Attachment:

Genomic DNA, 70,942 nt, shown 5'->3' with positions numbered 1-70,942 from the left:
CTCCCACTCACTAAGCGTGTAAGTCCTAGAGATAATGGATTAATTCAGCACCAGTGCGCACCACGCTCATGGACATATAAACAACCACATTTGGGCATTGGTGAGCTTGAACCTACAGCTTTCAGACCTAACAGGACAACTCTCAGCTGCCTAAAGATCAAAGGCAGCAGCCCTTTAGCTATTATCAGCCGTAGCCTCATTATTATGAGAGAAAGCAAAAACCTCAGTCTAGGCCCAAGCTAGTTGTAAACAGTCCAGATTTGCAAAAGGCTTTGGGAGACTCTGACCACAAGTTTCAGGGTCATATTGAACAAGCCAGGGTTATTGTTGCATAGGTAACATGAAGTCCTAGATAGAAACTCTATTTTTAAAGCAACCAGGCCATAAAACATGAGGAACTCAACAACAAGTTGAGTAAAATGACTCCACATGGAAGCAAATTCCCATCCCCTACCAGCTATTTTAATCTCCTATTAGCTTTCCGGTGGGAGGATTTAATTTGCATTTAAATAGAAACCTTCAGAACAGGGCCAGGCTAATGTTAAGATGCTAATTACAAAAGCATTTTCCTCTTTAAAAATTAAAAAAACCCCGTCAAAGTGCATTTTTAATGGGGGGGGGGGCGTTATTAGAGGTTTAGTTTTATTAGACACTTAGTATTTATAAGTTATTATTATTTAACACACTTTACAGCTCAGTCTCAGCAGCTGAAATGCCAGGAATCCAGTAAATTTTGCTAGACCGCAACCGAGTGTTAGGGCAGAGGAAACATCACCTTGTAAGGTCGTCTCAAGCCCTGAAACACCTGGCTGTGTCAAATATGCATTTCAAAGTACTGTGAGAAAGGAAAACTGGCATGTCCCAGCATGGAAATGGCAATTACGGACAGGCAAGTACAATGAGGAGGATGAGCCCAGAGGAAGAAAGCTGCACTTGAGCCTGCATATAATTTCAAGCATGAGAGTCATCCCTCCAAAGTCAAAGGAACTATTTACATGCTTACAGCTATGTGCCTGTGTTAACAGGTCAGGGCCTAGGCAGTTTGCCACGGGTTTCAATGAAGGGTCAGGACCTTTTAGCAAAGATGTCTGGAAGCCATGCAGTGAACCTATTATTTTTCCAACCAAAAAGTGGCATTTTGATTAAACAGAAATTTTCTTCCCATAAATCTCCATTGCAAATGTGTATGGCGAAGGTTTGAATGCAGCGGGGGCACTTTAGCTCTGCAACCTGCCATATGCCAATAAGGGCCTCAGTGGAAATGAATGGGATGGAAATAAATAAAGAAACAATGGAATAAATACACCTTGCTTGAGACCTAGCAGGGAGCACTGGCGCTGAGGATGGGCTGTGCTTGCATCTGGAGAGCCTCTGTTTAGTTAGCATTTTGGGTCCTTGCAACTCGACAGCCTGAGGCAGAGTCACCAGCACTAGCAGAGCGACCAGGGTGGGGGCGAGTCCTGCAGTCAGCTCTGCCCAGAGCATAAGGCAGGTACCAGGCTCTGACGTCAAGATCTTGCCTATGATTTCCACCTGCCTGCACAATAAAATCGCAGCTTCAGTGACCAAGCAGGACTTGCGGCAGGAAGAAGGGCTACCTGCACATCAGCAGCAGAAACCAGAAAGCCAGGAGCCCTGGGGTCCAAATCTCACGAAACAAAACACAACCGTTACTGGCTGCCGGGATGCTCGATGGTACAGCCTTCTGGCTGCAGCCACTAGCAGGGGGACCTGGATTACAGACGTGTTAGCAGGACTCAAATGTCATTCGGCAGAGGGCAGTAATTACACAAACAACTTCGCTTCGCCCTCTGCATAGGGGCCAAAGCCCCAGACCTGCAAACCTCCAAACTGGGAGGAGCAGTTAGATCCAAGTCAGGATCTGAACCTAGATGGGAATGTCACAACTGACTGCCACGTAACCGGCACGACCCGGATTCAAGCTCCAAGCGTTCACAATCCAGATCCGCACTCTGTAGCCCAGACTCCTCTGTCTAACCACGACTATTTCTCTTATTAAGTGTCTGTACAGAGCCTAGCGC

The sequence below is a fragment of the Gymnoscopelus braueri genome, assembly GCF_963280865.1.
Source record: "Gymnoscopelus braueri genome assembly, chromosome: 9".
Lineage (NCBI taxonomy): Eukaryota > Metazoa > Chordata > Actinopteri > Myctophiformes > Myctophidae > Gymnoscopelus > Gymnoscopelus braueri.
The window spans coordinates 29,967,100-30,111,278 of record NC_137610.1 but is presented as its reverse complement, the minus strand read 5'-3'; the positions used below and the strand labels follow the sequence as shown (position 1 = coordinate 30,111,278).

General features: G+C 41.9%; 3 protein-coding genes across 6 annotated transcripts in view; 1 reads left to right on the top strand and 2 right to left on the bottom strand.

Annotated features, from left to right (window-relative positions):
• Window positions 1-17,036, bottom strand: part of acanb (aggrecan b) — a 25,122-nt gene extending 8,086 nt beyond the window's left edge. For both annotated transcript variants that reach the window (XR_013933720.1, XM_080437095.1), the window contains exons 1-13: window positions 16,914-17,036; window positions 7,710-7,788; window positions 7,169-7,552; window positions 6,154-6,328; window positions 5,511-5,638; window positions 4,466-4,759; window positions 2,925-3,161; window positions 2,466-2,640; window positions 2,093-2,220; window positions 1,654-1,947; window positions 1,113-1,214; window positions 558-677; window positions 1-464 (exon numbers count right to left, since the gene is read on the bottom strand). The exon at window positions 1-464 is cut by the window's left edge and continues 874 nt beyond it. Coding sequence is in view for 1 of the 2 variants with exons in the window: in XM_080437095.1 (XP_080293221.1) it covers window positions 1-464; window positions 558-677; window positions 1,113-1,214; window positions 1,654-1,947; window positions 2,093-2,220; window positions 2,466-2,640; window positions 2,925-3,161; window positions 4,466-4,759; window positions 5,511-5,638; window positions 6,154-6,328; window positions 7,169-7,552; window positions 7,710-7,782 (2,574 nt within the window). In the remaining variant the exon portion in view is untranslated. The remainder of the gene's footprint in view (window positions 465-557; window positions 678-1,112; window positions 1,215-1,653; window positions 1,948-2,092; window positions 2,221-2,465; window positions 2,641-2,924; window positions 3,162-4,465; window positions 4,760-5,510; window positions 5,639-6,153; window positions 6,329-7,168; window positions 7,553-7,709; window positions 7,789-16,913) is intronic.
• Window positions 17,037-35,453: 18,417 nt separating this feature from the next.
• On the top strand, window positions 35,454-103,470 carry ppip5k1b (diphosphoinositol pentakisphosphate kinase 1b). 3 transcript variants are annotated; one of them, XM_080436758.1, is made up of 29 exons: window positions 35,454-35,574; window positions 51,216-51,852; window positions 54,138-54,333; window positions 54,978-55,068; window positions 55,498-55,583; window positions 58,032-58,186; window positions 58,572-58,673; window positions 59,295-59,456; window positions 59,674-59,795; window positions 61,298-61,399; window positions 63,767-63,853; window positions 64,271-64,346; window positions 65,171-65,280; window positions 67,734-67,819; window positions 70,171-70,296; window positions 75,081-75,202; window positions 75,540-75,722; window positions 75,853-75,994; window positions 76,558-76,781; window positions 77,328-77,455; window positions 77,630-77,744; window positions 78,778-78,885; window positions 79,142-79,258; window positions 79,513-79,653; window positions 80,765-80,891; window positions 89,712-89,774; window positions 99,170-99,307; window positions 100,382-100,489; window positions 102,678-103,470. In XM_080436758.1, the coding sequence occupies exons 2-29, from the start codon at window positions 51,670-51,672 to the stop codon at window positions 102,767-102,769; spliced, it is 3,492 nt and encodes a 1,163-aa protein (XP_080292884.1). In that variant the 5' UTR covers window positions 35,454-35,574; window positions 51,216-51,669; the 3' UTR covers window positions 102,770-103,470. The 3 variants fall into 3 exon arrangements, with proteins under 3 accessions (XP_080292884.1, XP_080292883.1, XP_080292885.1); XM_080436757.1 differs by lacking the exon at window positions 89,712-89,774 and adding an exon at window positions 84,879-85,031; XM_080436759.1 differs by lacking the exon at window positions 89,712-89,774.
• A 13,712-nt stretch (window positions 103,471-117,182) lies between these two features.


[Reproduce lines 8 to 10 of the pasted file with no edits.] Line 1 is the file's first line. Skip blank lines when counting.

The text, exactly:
Annotated features, from left to right (window-relative positions):
• Window positions 1-17,036, bottom strand: part of acanb (aggrecan b) — a 25,122-nt gene extending 8,086 nt beyond the window's left edge. For both annotated transcript variants that reach the window (XR_013933720.1, XM_080437095.1), the window contains exons 1-13: window positions 16,914-17,036; window positions 7,710-7,788; window positions 7,169-7,552; window positions 6,154-6,328; window positions 5,511-5,638; window positions 4,466-4,759; window positions 2,925-3,161; window positions 2,466-2,640; window positions 2,093-2,220; window positions 1,654-1,947; window positions 1,113-1,214; window positions 558-677; window positions 1-464 (exon numbers count right to left, since the gene is read on the bottom strand). The exon at window positions 1-464 is cut by the window's left edge and continues 874 nt beyond it. Coding sequence is in view for 1 of the 2 variants with exons in the window: in XM_080437095.1 (XP_080293221.1) it covers window positions 1-464; window positions 558-677; window positions 1,113-1,214; window positions 1,654-1,947; window positions 2,093-2,220; window positions 2,466-2,640; window positions 2,925-3,161; window positions 4,466-4,759; window positions 5,511-5,638; window positions 6,154-6,328; window positions 7,169-7,552; window positions 7,710-7,782 (2,574 nt within the window). In the remaining variant the exon portion in view is untranslated. The remainder of the gene's footprint in view (window positions 465-557; window positions 678-1,112; window positions 1,215-1,653; window positions 1,948-2,092; window positions 2,221-2,465; window positions 2,641-2,924; window positions 3,162-4,465; window positions 4,760-5,510; window positions 5,639-6,153; window positions 6,329-7,168; window positions 7,553-7,709; window positions 7,789-16,913) is intronic.
• Window positions 17,037-35,453: 18,417 nt separating this feature from the next.